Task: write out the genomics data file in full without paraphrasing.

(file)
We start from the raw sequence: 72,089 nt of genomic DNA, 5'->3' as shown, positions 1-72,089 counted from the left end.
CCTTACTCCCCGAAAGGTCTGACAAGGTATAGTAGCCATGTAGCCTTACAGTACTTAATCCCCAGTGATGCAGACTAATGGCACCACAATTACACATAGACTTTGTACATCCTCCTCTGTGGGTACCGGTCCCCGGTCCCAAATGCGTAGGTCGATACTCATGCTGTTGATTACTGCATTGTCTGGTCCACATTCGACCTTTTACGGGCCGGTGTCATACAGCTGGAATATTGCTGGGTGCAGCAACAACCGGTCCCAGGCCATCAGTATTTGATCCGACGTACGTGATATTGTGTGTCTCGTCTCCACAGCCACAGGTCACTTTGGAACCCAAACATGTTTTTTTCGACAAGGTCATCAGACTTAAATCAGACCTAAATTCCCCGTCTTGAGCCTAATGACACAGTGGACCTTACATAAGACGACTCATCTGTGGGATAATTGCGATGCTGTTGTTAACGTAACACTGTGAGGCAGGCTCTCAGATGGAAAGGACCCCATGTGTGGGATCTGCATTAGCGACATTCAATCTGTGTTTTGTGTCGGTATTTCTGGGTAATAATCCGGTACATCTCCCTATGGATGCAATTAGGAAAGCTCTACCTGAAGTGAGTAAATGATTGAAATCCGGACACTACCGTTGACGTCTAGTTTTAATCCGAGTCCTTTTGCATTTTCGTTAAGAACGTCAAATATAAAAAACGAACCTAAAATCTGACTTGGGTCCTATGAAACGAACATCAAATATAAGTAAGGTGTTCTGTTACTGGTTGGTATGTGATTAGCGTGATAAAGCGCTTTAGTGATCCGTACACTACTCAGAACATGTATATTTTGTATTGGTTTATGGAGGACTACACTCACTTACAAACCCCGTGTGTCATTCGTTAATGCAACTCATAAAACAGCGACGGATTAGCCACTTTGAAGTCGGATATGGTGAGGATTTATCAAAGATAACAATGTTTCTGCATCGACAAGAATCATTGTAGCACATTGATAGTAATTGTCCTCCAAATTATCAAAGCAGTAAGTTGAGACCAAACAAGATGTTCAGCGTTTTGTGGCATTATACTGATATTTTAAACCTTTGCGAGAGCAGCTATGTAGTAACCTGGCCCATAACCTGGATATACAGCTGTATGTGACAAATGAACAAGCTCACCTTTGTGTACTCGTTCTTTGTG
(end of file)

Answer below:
We start from the raw sequence: 72,089 nt of genomic DNA, 5'->3' as shown, positions 1-72,089 counted from the left end.
CCTTACTCCCCGAAAGGTCTGACAAGGTATAGTAGCCATGTAGCCTTACAGTACTTAATCCCCAGTGATGCAGACTAATGGCACCACAATTACACATAGACTTTGTACATCCTCCTCTGTGGGTACCGGTCCCCGGTCCCAAATGCGTAGGTCGATACTCATGCTGTTGATTACTGCATTGTCTGGTCCACATTCGACCTTTTACGGGCCGGTGTCATACAGCTGGAATATTGCTGGGTGCAGCAACAACCGGTCCCAGGCCATCAGTATTTGATCCGACGTACGTGATATTGTGTGTCTCGTCTCCACAGCCACAGGTCACTTTGGAACCCAAACATGTTTTTTTCGACAAGGTCATCAGACTTAAATCAGACCTAAATTCCCCGTCTTGAGCCTAATGACACAGTGGACCTTACATAAGACGACTCATCTGTGGGATAATTGCGATGCTGTTGTTAACGTAACACTGTGAGGCAGGCTCTCAGATGGAAAGGACCCCATGTGTGGGATCTGCATTAGCGACATTCAATCTGTGTTTTGTGTCGGTATTTCTGGGTAATAATCCGGTACATCTCCCTATGGATGCAATTAGGAAAGCTCTACCTGAAGTGAGTAAATGATTGAAATCCGGACACTACCGTTGACGTCTAGTTTTAATCCGAGTCCTTTTGCATTTTCGTTAAGAACGTCAAATATAAAAAACGAACCTAAAATCTGACTTGGGTCCTATGAAACGAACATCAAATATAAGTAAGGTGTTCTGTTACTGGTTGGTATGTGATTAGCGTGATAAAGCGCTTTAGTGATCCGTACACTACTCAGAACATGTATATTTTGTATTGGTTTATGGAGGACTACACTCACTTACAAACCCCGTGTGTCATTCGTTAATGCAACTCATAAAACAGCGACGGATTAGCCACTTTGAAGTCGGATATGGTGAGGATTTATCAAAGATAACAATGTTTCTGCATCGACAAGAATCATTGTAGCACATTGATAGTAATTGTCCTCCAAATTATCAAAGCAGTAAGTTGAGACCAAACAAGATGTTCAGCGTTTTGTGGCATTATACTGATATTTTAAACCTTTGCGAGAGCAGCTATGTAGTAACCTGGCCCATAACCTGGATATACAGCTGTATGTGACAAATGAACAAGCTCACCTTTGTGTACTCGTTCTTTGTG